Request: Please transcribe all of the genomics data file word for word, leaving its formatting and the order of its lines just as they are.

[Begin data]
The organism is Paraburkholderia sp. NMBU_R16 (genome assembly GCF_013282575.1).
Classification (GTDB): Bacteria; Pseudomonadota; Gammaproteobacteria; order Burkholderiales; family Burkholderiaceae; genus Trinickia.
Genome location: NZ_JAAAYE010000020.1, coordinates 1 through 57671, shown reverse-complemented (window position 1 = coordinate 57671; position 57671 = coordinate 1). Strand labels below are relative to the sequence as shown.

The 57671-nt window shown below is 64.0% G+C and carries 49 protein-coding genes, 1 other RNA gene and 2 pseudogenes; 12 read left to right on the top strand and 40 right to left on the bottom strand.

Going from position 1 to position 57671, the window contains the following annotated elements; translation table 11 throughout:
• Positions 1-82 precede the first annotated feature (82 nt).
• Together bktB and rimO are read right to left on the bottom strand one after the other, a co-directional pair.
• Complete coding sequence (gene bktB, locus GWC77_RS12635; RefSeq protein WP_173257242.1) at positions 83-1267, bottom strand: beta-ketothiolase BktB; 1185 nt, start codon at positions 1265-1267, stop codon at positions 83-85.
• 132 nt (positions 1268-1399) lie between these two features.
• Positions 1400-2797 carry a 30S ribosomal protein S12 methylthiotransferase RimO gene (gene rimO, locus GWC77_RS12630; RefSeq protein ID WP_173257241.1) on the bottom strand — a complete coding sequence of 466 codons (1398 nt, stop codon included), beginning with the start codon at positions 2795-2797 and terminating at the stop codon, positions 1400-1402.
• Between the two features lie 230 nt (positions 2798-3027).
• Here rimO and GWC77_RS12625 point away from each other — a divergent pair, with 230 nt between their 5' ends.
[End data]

The organism is Paraburkholderia sp. NMBU_R16 (genome assembly GCF_013282575.1).
Classification (GTDB): Bacteria; Pseudomonadota; Gammaproteobacteria; order Burkholderiales; family Burkholderiaceae; genus Trinickia.
Genome location: NZ_JAAAYE010000020.1, coordinates 1 through 57671, shown reverse-complemented (window position 1 = coordinate 57671; position 57671 = coordinate 1). Strand labels below are relative to the sequence as shown.

The 57671-nt window shown below is 64.0% G+C and carries 49 protein-coding genes, 1 other RNA gene and 2 pseudogenes; 12 read left to right on the top strand and 40 right to left on the bottom strand.

Going from position 1 to position 57671, the window contains the following annotated elements; translation table 11 throughout:
• Positions 1-82 precede the first annotated feature (82 nt).
• Together bktB and rimO are read right to left on the bottom strand one after the other, a co-directional pair.
• Complete coding sequence (gene bktB, locus GWC77_RS12635; RefSeq protein WP_173257242.1) at positions 83-1267, bottom strand: beta-ketothiolase BktB; 1185 nt, start codon at positions 1265-1267, stop codon at positions 83-85.
• 132 nt (positions 1268-1399) lie between these two features.
• Positions 1400-2797 carry a 30S ribosomal protein S12 methylthiotransferase RimO gene (gene rimO, locus GWC77_RS12630; RefSeq protein ID WP_173257241.1) on the bottom strand — a complete coding sequence of 466 codons (1398 nt, stop codon included), beginning with the start codon at positions 2795-2797 and terminating at the stop codon, positions 1400-1402.
• Between the two features lie 230 nt (positions 2798-3027).
• Here rimO and GWC77_RS12625 point away from each other — a divergent pair, with 230 nt between their 5' ends.